Returning, then, to my family’s Christmas mishmash: my family associates English stodge with the best of human sentiment, and indulge in it to the full. We do not attempt to deny our weaknesses and are shamelessly gluttonous and commercial. We may not be faithful to the holiday traditions of the cultures that host us, but we have at least remained true to our innermost desires, and to what seems natural to us.

For what would a celebration of the best of human sentiment be, untempered by these most exuberant and voluptuous of our follies? In asserting this, I do not mean to glorify the self-indulgent: we would do well to become less so. I simply feel that our self-indulgence is as deeply human — and reflects as pertinent a truth — as any more outwardly meaningful way of celebrating this oft-contentious season.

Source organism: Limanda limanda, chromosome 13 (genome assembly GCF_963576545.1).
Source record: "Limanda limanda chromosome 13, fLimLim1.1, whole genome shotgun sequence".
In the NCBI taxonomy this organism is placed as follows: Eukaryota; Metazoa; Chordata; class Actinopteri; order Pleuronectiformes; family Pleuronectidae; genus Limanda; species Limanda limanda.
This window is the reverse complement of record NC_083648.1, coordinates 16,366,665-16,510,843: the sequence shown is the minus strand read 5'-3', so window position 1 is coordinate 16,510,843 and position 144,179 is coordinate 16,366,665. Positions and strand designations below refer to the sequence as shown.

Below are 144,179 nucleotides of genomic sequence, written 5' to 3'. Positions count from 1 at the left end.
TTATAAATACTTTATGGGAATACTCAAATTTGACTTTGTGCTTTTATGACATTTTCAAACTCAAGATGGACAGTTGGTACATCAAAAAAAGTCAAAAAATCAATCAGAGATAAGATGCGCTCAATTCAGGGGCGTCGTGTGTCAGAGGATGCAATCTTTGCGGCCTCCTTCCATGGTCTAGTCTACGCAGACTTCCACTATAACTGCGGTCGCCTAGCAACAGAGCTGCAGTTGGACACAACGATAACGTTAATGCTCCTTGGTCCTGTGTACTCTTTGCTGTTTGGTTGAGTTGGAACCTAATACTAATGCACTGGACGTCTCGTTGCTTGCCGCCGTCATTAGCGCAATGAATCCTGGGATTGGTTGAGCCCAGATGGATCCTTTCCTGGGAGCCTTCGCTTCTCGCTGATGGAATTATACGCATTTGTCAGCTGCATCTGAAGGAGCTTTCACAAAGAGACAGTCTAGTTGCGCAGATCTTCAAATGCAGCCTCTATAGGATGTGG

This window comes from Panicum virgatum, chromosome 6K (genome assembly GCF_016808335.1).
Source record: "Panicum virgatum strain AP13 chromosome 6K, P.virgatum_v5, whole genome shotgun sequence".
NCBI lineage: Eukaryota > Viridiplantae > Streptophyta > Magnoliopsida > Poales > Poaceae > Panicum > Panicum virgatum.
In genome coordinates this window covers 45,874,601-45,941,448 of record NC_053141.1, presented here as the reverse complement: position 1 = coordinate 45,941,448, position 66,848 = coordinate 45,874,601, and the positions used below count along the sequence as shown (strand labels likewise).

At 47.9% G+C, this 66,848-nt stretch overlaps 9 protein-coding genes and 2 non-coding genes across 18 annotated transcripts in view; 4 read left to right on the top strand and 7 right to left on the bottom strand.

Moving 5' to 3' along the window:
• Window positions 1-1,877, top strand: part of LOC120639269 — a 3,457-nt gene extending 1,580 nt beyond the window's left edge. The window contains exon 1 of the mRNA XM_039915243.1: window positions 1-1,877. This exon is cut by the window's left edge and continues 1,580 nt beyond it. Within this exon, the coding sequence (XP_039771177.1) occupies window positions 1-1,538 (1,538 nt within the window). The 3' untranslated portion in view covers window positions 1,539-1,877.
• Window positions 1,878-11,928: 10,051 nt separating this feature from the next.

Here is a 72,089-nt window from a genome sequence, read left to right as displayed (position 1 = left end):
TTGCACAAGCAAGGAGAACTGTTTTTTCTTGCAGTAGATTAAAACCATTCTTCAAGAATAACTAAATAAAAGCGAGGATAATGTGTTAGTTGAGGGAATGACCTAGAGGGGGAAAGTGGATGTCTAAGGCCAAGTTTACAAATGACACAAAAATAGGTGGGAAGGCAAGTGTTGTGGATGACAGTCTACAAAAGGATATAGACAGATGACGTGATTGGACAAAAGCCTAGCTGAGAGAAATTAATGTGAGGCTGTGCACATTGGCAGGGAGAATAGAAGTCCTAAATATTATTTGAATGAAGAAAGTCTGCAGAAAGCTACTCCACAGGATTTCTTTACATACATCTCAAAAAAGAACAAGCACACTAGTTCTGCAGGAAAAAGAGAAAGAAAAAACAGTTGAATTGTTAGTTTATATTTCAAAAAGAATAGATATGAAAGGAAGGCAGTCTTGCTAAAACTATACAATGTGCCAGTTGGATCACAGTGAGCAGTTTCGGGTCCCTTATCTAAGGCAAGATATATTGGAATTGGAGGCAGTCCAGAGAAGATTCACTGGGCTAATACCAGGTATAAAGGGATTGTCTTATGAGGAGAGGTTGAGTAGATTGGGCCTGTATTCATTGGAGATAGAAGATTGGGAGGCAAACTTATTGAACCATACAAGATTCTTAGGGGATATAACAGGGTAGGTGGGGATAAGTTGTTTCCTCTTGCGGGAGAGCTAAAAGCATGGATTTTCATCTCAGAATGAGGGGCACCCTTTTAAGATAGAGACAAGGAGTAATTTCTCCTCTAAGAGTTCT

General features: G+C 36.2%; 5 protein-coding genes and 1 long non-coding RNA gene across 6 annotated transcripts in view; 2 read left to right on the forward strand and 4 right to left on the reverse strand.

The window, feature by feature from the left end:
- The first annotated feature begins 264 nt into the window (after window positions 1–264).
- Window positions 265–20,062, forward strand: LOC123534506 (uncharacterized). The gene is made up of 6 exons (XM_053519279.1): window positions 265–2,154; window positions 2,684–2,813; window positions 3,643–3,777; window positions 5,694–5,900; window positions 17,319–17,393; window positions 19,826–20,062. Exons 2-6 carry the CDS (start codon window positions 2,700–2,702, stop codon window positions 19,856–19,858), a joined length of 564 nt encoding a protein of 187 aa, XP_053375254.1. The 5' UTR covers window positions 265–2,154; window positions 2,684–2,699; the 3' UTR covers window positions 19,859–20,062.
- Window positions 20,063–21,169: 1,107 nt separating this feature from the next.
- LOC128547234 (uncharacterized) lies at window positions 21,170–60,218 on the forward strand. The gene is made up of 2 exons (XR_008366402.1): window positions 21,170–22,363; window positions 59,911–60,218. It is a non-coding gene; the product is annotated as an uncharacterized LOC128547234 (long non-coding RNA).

Readers, any responses to Charlotte Day’s thoughts on her triply displaced Christmas and the holiday’s true meaning?

STAY TUNED for tomorrow’s post, the first of our 12 Nomads of Christmas.

If you enjoyed this post, we invite you to subscribe to The Displaced Dispatch, a weekly round up of posts from The Displaced Nation, plus some extras such as seasonal recipes and occasional book giveaways. Sign up for The Displaced Dispatch by clicking here!

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img: Charlotte Day surveying Trafalgar Square in London, this time with a jolly holly border (no ivy, though — that’s for next year!).

My grandfather tried saving the world long before it became trendy — with mixed results